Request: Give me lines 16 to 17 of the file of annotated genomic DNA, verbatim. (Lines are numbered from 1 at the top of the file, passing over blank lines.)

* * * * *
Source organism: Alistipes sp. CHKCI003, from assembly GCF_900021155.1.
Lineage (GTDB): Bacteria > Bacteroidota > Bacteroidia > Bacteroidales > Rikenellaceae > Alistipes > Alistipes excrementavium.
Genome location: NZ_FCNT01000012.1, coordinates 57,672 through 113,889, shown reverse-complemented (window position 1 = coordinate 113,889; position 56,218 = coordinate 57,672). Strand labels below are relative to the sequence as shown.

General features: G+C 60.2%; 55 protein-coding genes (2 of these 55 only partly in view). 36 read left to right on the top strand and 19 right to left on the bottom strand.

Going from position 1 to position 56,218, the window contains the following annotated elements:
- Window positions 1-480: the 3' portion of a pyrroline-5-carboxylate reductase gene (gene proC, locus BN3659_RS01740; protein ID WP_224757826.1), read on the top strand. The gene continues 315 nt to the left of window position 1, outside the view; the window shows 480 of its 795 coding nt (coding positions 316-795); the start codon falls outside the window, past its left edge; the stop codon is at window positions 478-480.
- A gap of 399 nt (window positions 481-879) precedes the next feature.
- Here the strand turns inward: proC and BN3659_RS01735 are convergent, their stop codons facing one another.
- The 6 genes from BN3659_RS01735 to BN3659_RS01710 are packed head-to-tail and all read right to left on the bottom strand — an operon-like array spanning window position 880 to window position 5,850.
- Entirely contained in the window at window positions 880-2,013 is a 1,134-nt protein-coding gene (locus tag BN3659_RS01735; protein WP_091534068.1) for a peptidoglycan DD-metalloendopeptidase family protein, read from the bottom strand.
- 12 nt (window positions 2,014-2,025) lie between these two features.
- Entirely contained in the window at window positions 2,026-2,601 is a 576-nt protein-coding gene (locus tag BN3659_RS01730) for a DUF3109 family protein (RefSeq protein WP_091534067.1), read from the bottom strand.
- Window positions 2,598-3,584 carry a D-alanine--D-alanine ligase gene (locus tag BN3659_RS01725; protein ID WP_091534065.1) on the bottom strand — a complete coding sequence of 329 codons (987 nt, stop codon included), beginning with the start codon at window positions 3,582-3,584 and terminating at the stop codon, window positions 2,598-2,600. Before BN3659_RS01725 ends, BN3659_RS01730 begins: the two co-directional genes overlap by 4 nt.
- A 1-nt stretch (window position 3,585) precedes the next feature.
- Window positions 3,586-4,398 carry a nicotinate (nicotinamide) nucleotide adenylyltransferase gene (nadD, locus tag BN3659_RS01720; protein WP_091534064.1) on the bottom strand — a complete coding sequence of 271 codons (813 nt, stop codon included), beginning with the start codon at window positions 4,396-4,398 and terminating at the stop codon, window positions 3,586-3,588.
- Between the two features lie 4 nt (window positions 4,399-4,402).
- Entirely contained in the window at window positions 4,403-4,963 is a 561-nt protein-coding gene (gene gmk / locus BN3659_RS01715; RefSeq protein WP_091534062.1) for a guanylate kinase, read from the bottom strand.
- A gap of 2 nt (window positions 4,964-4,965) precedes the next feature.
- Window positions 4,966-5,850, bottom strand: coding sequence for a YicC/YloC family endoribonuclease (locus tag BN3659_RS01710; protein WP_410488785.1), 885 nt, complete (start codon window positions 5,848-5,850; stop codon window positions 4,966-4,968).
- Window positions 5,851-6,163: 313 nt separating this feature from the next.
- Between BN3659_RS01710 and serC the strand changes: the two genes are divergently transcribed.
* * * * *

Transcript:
- Between the two features lie 4 nt (window positions 4,399-4,402).
- Entirely contained in the window at window positions 4,403-4,963 is a 561-nt protein-coding gene (gene gmk / locus BN3659_RS01715; RefSeq protein WP_091534062.1) for a guanylate kinase, read from the bottom strand.